Joanna Keller grew up all over the world because her father was in the U.S. Navy.
She graduated Nathan Bedford Forrest High School in Florida and attended Florida Junior College.
She worked as a civil engineer and then an air traffic controller for 21 years.
She hiked the Appalachian Trail in 1999 and 2001 after moving to Staunton.
But, at the time her name was John Keller, what a transgendered person calls their “dead name,” because their previous gender is dead.
Keller said that she knew in 1978.
“I knew something was totally wrong.”
Keller was more interested in female-related items than male as a youth.
“Every transition is different depending on where you’re at.”
While living in Alaska, Keller said others assumed she was homosexual because the term transgender was not used yet. She was diagnosed with gender dysphoria and with a mental health illness in 1980. In the late 1980s, the diagnosis became gender disorder.
From 1978 until the late 1990s with the use of HRT, Keller said it was “just a rollercoaster of not knowing what was going on.”
A difficult part of transitioning, according to Keller, is how it will affect your family, friends and career.
“There’s just a lot of things that you have to think about or are you willing to give that all up to be who you really are? And, in the long run, yes, I was.”
Her parents, sister and brothers found it difficult to accept her transition. Her father died in 2014 not having really accepted she was now Joanna. Her siblings remain distant and her mother did not start calling her Joanna until a few years ago.
“My brothers haven’t talked to me in 20 years. My sister will talk to me on the phone but she doesn’t want to meet me in person.”
If she had begun her transition sooner, she would have had to give up her career as an air traffic controller, a job she loved. She would not have passed the required mental health test.
In 2006, she changed her name and began her transgender journey from John to Joanna.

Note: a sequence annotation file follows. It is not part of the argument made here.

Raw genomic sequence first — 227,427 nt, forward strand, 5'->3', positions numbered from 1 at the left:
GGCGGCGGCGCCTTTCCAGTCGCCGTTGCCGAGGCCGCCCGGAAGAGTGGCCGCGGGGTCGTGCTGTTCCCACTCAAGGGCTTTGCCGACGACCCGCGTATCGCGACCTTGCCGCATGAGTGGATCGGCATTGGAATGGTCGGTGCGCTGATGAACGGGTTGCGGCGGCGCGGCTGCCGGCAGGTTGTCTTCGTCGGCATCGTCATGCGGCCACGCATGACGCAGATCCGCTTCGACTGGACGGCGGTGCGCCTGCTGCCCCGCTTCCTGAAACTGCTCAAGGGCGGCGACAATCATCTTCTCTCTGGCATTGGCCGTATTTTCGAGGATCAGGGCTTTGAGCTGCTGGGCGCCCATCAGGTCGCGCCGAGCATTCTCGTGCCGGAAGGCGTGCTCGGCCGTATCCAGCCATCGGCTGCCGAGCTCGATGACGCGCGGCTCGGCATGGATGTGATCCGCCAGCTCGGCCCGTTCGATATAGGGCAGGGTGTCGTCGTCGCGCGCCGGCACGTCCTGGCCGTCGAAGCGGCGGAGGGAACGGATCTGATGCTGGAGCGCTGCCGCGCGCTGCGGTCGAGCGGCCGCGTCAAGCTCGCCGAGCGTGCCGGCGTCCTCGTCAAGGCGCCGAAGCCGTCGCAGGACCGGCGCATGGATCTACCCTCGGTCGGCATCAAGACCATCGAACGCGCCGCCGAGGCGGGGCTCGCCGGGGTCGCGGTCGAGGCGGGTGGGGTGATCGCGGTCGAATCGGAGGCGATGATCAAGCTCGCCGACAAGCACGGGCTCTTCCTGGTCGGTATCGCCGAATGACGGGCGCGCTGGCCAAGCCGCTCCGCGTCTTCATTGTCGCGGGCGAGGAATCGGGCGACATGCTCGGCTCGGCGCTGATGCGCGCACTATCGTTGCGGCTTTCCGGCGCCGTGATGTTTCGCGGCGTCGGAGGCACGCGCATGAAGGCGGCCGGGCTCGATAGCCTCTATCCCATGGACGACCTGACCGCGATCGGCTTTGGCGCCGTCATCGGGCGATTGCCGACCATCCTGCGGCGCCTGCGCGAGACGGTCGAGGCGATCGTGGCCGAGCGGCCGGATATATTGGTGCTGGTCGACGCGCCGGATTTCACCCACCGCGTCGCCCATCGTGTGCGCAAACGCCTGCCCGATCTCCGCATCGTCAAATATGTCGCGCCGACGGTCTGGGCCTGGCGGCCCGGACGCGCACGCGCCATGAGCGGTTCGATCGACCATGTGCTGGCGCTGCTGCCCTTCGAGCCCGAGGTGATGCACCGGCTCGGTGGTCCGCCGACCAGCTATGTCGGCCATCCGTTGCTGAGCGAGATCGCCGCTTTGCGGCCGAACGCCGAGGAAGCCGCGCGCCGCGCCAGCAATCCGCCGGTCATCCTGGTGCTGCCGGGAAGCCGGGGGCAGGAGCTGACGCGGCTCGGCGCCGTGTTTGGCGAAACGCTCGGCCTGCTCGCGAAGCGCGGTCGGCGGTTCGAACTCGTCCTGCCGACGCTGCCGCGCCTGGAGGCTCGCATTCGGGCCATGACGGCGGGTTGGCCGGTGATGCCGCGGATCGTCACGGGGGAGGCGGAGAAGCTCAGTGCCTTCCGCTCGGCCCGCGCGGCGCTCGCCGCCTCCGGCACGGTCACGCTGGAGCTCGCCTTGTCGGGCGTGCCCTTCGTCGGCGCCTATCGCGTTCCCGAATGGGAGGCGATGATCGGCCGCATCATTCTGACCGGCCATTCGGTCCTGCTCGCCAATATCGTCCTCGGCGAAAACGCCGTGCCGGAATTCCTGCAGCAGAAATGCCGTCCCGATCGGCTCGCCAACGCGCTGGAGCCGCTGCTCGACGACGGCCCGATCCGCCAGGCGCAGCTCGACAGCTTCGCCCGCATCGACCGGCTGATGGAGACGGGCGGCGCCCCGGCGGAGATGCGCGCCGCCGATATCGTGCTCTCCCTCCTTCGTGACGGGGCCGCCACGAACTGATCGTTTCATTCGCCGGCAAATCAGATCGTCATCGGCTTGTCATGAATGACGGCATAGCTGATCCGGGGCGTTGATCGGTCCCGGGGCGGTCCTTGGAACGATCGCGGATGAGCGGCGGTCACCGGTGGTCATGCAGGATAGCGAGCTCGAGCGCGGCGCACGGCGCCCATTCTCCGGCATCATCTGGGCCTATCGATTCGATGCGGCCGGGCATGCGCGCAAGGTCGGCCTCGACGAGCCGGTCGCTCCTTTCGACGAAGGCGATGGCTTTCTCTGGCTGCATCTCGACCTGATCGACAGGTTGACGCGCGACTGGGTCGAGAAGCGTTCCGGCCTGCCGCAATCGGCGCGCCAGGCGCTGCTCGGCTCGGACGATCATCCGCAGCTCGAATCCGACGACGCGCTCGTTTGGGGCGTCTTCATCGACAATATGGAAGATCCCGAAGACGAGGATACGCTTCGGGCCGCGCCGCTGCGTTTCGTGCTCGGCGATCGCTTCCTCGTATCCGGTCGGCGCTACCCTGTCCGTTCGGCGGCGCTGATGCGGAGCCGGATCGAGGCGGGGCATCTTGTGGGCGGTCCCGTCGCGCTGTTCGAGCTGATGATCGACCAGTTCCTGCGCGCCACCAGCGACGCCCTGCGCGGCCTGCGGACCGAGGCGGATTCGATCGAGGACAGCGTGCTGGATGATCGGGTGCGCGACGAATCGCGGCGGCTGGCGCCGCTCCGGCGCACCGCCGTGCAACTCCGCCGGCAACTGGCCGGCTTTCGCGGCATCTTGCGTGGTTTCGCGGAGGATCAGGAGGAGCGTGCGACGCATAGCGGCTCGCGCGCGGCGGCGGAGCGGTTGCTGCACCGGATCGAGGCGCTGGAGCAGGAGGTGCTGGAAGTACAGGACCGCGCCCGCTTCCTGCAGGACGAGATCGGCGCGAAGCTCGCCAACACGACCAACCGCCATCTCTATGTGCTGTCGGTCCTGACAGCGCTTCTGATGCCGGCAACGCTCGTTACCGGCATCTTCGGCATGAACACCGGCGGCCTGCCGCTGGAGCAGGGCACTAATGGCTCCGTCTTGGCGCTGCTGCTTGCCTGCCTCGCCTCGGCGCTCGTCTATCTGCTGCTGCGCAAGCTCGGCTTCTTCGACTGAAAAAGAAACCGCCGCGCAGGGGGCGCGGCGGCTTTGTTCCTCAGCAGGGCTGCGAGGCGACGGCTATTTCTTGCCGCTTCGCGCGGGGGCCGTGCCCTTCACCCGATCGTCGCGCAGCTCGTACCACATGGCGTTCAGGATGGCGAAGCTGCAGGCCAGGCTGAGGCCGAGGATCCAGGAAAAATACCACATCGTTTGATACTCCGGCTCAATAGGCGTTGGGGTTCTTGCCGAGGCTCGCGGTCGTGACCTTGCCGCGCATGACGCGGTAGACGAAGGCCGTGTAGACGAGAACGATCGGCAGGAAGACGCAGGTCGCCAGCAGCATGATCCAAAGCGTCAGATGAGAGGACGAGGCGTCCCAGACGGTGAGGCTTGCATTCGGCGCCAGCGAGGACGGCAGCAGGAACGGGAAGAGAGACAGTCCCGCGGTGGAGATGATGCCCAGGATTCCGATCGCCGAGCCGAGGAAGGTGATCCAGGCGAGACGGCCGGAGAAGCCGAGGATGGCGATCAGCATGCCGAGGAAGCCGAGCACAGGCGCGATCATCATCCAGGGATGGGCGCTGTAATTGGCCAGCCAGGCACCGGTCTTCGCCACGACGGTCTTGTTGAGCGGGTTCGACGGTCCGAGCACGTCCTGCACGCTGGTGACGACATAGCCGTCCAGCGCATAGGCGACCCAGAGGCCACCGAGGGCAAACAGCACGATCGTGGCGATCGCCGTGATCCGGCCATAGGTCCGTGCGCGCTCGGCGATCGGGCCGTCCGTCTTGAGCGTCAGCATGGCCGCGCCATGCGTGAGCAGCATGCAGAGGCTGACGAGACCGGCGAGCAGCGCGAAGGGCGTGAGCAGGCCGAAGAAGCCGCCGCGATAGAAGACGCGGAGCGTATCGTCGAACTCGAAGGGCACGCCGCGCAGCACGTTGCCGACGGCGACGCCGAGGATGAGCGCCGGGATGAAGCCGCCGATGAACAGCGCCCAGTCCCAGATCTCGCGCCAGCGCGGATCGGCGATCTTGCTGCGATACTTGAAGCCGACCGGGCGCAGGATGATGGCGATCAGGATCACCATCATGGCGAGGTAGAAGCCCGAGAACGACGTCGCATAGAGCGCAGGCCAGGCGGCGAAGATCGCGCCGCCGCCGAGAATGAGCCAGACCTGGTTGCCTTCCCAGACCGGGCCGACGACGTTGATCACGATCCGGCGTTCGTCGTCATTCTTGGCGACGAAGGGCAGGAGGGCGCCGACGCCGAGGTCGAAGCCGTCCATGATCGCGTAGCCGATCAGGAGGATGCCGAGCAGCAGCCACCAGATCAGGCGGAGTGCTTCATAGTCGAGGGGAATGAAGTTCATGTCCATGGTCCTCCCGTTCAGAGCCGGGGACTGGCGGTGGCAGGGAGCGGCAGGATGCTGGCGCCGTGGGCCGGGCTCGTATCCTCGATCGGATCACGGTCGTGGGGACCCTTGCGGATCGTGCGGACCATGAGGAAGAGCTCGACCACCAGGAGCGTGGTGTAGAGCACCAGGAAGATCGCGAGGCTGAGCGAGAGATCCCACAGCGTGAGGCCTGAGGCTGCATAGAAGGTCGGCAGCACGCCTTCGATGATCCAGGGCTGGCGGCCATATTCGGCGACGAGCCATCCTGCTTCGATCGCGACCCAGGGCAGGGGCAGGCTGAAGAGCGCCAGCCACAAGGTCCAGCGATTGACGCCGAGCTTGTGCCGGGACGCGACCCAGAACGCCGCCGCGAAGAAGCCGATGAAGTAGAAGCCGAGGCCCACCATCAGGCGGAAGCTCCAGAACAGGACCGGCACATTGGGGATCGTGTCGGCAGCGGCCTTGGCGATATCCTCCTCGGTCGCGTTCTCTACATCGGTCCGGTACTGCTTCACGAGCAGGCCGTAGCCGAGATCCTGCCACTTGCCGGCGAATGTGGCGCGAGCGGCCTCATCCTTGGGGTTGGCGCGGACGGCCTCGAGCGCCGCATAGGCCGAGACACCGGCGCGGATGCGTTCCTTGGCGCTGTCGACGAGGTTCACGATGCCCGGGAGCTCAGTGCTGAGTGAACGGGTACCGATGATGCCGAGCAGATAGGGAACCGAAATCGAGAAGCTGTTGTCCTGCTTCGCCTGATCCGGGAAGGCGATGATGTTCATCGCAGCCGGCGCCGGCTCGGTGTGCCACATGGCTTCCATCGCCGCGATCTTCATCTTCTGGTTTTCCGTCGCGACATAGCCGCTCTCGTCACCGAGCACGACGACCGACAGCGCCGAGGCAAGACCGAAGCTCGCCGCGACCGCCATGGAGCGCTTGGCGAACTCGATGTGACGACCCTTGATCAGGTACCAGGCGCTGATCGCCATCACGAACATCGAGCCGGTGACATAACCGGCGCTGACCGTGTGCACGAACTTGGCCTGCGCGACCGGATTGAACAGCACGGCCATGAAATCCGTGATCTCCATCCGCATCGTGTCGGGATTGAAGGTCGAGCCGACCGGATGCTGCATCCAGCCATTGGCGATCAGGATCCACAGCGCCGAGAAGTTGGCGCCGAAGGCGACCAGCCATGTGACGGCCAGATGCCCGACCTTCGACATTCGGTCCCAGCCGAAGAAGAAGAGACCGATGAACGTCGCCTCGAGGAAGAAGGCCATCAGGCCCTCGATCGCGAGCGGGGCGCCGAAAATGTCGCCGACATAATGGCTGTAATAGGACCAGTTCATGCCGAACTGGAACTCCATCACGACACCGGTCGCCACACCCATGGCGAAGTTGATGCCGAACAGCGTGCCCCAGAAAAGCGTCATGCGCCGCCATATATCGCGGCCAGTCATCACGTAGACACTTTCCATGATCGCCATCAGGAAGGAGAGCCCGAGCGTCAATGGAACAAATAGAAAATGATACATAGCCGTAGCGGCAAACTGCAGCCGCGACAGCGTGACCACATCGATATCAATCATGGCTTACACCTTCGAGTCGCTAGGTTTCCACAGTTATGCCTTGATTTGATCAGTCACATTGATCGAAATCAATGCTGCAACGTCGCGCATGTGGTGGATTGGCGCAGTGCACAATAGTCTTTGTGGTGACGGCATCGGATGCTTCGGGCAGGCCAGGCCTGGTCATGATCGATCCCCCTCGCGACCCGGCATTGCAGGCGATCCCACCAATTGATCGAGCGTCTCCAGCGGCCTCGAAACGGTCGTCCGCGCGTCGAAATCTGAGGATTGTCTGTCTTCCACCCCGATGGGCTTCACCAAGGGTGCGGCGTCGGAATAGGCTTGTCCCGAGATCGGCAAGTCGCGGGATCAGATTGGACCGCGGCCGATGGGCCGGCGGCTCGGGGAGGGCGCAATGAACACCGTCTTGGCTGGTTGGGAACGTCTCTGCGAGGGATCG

In 2017, Keller was the first male to undergo female gender transition surgery performed at UVA Health.
“Once I knew I was on the way with HRT, I wanted to be complete [as a woman],” Keller said.
After more than six hours on the operating table, she no longer had male genitalia and was female.
Keller, who turned 69 years old on November 9, continues to take the necessary drugs and hormones.
After retiring her career, Keller took up the fight for LGBTQ rights. She began a transgender closet at Staunton’s Shenandoah Valley LGBTQ Center.
Keller was unable to attend her high school’s 50th reunion because of Florida laws regarding transgender individuals using the bathroom corresponding to the sex with which they were born.
Keller was concerned before Election Day that if the Virginia Senate became majority Republican, then 12 anti-LGBTQ bills in the Commonwealth would get passed into law.
“Then I’m in the same boat as Florida, Tennessee, Missouri, Texas, Montana of transgender individuals being able to go and live their lives fully,” Keller said.
However, the Senate remained majority Democrat, and the Virginia House also flipped to majority Democrat.
She was appointed to Governor Glenn Youngkin’s LGBTQ Advisory Board in spring 2022. She was voted chair of the board, which has 21 members. The board’s purpose is to advise the governor on all matters related to the LGBTQ community.
Under Gov. Ralph Northam, the board’s recommendations were taken seriously.
According to Keller, research shows that 94 percent of children ages 6 to 17 who transition genders complete the transition.
Keller lives a much happier life now than when she was young.
“I would rather have spent one year as Joanna than a hundred years as someone who I wasn’t. And, you’ll find that for most transgender individuals that is correct.”